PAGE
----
Posted: 7 Dec, 2018
Brisbane’s Northside Dominates Most Affordable And Liveable ListThree Brisbane suburbs have been identified as the city’s most affordable and liveable hot spots for houses — and they are all north of the river.
Aspley, Everton Park and Geebung, which are all within 15km of the CBD, came out on top in the latest PRDnationwide Affordable and Liveable Property Guide, published for the second half of 2018.
PRDnationwide national research manager Dr Diaswati (Asti) Mardiasmo, author of the report, said it had thrown up a few surprises in the Brisbane market.
“In our previous report we could find suburbs that were both affordable and liveable in all corners of Brisbane,” she said. “This time, we could only find suburbs in the northern suburbs showing that you can no longer just go anywhere to meet those two criteria.
“And in the southern states in previous reports, we could only ever find suburbs in Sydney’s west, or Melbourne’s north, but for the first time since 2016, we are now seeing stock below $500,000 in Sydney (1.4% of the market).”
On Monday, the CoreLogic November hedonic home value index revealed Brisbane was the only major state capital to record a rise in home values last month, with home values growing 0.1 per cent. By comparison, national dwelling values fell 0.7 per cent — the index’s weakest performance since December 2008.
Of the three Brisbane hot spots, Everton Park had the highest median house price at $605,000, according to the PRDnationwide report.
It noted that Everton Park “ticked all the right boxes” due to its proximity to amenities, its strong rental yields and low vacancy rates, and a $7 million pipeline of commercial and residential projects that is expected to improve local employment and economic growth.
The suburb is seeing significant residential development, upgrades to local shopping precincts, has good schools, transport and green spaces.
Caroline Gasteen, 31, and Jacob Knautch, 27, are currently renting in Everton Park but hope to buy the house from their landlord.
“We are maybe a few years out from being ready but are hoping it is still affordable,” Mr Knautch said.
“It is a nice house but needs some work and we always have conversations about what we would do. It is such a nice spot.
“It is close to work … it is less than an hour to get to the dog beach at Bribie Island, the shops are down the road, we can walk to the train.
“One day potentially we would consider having a family and this area suits that.”
For Aspley, the report said its low entry price point for first home buyers, solid rental yields, low vacancy rates, and $2 million worth of projects earned it a top three spot.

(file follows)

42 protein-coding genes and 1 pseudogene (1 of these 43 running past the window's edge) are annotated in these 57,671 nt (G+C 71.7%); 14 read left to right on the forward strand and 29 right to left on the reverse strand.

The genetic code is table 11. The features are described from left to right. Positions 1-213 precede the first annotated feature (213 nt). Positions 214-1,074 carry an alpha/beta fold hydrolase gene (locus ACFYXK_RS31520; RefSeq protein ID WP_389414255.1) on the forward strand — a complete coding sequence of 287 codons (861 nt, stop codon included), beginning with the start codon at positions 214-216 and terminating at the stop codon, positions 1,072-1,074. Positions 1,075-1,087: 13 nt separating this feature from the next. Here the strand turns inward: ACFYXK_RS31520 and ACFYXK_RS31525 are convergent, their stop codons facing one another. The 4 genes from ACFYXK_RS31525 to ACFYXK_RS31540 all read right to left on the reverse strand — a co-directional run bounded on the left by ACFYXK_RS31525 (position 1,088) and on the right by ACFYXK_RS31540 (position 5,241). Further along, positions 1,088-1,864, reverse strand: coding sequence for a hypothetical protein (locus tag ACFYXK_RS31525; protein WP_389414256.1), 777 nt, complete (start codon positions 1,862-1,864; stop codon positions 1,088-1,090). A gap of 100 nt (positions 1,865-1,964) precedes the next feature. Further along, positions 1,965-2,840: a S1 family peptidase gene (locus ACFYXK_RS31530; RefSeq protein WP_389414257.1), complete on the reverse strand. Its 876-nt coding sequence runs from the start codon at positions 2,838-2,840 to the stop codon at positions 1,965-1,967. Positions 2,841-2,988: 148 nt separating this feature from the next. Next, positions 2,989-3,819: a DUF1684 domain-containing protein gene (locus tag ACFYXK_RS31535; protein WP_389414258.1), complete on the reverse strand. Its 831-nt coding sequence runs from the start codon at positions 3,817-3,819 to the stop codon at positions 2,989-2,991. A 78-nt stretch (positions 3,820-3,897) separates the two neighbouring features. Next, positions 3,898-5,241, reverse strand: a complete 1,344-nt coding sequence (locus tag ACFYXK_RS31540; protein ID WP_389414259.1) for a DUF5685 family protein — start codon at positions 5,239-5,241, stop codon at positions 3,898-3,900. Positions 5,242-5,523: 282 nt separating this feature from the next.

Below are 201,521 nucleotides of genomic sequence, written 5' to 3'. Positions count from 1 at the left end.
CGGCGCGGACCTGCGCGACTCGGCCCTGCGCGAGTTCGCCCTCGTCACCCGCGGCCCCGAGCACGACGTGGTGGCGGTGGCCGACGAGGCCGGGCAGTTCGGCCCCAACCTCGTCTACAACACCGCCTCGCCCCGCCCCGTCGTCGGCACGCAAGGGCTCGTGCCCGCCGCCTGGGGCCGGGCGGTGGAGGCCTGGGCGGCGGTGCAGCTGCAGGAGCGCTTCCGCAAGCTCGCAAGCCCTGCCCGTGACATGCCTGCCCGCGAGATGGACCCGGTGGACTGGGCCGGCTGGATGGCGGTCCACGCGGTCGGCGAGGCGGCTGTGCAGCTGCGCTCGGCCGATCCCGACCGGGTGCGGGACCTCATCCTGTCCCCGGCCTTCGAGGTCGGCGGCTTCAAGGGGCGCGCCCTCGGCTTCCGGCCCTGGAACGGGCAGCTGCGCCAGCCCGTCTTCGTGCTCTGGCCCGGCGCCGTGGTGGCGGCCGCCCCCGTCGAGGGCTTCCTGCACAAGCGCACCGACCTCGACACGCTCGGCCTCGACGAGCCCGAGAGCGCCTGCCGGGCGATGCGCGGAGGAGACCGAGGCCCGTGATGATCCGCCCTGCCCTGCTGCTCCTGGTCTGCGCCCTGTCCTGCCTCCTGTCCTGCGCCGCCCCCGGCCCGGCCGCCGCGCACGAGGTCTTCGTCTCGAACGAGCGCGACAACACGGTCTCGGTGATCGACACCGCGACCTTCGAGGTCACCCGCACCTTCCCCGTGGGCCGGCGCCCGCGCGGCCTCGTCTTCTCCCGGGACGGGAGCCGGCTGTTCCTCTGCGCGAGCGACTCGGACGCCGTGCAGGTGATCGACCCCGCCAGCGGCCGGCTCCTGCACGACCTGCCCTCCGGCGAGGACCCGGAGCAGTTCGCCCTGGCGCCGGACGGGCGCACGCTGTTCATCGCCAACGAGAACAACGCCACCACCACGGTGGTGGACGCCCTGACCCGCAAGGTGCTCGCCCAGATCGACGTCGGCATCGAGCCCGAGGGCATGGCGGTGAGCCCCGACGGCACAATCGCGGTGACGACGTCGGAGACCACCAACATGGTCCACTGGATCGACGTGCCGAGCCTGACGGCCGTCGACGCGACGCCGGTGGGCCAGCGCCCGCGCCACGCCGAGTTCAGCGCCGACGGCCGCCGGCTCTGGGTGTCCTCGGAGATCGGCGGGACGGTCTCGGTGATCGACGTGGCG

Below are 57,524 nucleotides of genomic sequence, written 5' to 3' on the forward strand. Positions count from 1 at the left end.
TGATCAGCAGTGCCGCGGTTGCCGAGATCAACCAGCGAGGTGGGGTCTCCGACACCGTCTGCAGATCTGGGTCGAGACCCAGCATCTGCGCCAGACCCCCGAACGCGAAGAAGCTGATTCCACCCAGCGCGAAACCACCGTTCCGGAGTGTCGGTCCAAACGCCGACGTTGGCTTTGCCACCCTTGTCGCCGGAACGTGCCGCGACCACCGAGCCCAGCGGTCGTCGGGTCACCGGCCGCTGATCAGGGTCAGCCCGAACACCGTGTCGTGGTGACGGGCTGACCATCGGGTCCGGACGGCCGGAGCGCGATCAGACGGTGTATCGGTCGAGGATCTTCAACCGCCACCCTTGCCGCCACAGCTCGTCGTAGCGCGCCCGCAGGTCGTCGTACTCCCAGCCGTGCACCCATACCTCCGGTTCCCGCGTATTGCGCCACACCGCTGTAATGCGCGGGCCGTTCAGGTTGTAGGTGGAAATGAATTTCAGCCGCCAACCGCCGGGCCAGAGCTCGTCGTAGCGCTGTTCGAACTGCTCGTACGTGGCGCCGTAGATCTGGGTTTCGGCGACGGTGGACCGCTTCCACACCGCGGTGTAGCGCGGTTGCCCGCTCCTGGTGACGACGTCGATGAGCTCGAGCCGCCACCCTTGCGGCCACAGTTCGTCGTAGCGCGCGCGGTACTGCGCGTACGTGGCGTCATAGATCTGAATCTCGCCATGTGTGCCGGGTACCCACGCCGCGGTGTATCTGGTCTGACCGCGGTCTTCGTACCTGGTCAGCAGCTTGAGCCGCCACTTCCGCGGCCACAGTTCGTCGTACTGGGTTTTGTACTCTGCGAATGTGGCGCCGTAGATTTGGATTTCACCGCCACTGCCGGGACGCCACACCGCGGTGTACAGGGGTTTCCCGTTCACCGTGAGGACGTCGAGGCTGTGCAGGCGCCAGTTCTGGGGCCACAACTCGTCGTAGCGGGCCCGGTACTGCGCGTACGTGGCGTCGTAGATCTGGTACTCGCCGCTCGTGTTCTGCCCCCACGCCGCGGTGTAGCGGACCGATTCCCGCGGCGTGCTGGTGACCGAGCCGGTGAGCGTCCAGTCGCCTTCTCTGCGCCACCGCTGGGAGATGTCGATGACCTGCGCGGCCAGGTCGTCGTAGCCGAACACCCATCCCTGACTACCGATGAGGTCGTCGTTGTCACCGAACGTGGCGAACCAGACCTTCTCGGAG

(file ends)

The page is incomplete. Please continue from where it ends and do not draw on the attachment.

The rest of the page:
Glenn and Josephine England, and their daughters, Emily, 13, and Annabelle, 10, have lived in Aspley for 20 years, but are sellingup to move interstate and be closer to extended family.
“It is a good area for families, and we are sad to go, Mrs England said. “The kids can catch a bus to school, its easy to get to the shops, there is plenty of dog parks and playgrounds and easy access to major arterials, and work.
“That’s why we have stayed here and never moved.”
Their house at 98 Pie St, Aspley, is listed with James Hollis of Ray White Aspley.
Geebung was also an attractive spot for first home buyers, was close to amenities, had “great” public transport access, solid rental yields, and $7.6 million in commercial projects, with the report noting “now is the time to act”.
In terms of units, Carseldine (north), Doolandella (south) and Wynnum West (east) were the top performers, with each one offering affordability, price growth, solid rental yields and proximity to amenities.
Overall, Dr Mardiasmo said the focus in Brisbane would continue to be on residential projects that would cater to the city’s projected population growth.
She said there had been a lot of focus on Brisbane’s south in previous years, but that had changed in recent times, giving a boost to the northern suburbs and drawing in first home buyers, families, professionals and investors.
“If you look at the research, the number of houses within the $0 to $500,000 price bracket in Brisbane has increased from 10.4 per cent in the second half of 2017, to 12.4 per cent during this half,” Dr Mardiasmo said.
“Whereas the number of $1 million-plus houses has fallen from 14.9 per cent to 12.4 per cent.”
Looking to the next quarter, Dr Mardiasmo said she did not expect any major changes in the Brisbane market.
“It is not going to change dramatically, unlike the southern capitals,” she said.